Karunakaran, S. S. ; Reed, Z. ; Higgins, A. (Ed.)Future mathematics teachers must be able to interpret a wide range of mathematical statements, in particular conditional statements. Literature shows that even when students are familiar with conditional statements and equivalence to the contrapositive, identifying other equivalent and nonequivalent forms can be challenging. As a part of a larger grant to enhance and study prospective secondary teachers’ (PSTs’) mathematical knowledge for teaching proof, we analyzed data from 26 PSTs working on a task that required rewriting a conditional statement in several different forms and then determining those that were equivalent to the original statement. We identified three key strategies used to make sense of the various forms of conditional statements and to identify equivalent and nonequivalent forms: meaning making, comparing truthvalues and comparing to known syntactic forms. The PSTs relied both on semantic meaning of the statements and on their formal logical knowledge to make their judgments.more » « less

We describe an instructional module aimed to enhance prospective secondary teachers’ (PSTs’) subject matter knowledge of indirect reasoning. We focus on one activity in which PSTs had to compare and contrast proof by contradiction and proof by contrapositive. These types of proofs have been shown to be challenging to students at all levels and teachers alike, yet there has been little research on how to support learners in developing this knowledge. Data analysis of 11 PSTs, points to learning opportunities afforded by the module and the PSTs’ challenges with indirect reasoning.more » « less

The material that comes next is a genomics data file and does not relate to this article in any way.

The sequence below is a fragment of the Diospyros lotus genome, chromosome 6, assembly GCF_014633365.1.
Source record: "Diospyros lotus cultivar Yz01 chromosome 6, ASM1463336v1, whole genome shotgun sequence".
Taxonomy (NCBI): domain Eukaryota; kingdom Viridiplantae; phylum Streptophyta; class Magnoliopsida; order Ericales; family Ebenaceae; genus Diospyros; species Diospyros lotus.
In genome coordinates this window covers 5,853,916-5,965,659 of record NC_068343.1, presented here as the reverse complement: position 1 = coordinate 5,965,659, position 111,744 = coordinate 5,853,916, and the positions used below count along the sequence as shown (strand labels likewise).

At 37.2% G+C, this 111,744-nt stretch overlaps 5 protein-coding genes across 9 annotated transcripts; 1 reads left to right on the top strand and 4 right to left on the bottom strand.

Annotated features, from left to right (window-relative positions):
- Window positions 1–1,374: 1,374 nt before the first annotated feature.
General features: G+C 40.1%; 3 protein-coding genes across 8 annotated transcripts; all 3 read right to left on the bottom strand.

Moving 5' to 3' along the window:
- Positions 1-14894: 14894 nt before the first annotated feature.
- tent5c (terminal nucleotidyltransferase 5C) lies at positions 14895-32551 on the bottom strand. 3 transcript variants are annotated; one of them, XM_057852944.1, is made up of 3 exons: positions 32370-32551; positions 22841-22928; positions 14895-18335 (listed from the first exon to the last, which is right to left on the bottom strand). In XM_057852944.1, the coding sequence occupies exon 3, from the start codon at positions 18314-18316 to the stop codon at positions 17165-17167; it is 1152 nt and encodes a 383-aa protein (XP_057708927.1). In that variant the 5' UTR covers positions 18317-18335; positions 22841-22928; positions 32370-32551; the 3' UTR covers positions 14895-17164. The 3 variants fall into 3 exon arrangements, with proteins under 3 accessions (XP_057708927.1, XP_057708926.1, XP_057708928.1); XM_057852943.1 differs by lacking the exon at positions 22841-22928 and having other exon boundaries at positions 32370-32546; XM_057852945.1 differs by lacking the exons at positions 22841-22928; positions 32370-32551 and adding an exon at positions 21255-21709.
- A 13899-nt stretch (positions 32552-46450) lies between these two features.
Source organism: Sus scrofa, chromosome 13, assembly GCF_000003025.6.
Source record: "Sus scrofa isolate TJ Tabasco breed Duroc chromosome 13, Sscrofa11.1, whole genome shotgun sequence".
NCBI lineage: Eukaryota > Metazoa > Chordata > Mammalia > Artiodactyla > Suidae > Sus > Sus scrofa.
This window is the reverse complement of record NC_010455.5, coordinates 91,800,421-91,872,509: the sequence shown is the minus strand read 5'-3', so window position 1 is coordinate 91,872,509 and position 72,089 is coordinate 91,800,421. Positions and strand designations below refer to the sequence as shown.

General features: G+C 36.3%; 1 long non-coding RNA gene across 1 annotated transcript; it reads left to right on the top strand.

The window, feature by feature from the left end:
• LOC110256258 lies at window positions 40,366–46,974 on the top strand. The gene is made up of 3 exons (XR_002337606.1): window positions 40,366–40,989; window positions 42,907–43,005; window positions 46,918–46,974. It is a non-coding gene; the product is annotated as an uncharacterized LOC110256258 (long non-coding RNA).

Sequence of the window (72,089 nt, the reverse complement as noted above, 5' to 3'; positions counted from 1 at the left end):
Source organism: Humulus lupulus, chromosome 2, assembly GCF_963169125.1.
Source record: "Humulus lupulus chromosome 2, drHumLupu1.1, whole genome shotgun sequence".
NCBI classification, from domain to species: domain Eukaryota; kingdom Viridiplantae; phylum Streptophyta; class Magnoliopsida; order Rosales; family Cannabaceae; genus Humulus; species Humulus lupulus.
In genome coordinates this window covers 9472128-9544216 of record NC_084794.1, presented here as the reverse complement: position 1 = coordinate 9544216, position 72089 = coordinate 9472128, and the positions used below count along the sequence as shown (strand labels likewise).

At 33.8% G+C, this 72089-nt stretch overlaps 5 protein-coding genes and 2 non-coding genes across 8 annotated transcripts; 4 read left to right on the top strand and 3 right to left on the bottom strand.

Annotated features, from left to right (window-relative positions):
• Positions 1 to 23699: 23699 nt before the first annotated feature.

For reasoning and proving to become a reality in mathematics classrooms, preservice teachers (PSTs) must develop knowledge and skills for creating lessons that engage students in proofrelated activities. Supporting PSTs in this process was among the goals of a capstone course: Mathematical Reasoning and Proving for Secondary Teachers. During the course, the PSTs designed and implemented in local schools four lessons that integrated within the regular secondary curriculum one of the four proof themes discussed in the course: quantification and the role of examples in proving, conditional statements, direct proof and argument evaluation, and indirect reasoning. In this paper we report on the analysis of 60 PSTs’ lesson plans in terms of opportunities for students to learn about the proof themes, pedagogical features of the lessons and cognitive demand of the proofrelated tasks.more » « less

We use a curriculum design framework to analyze how prospective secondary teachers (PSTs) designed and implemented in local schools, lessons that integrate ongoing mathematical topics with one of the four proof themes addressed in the capstone course Mathematical Reasoning and Proving for Secondary Teachers. In this paper we focus on lessons developed around the conditional statements proof theme. We examine the ways in which PSTs integrated conditional statements in their lesson plans, how these lessons were implemented in classrooms, and the challenges PSTs encountered in these processes. Our results suggest that even when PSTs designed rich lesson plans, they often struggled to adjust their language to the students’ level and to maintain the cognitive demand of the tasks. We conclude by discussing possible supports for PSTs’ learning in these areas.more » « less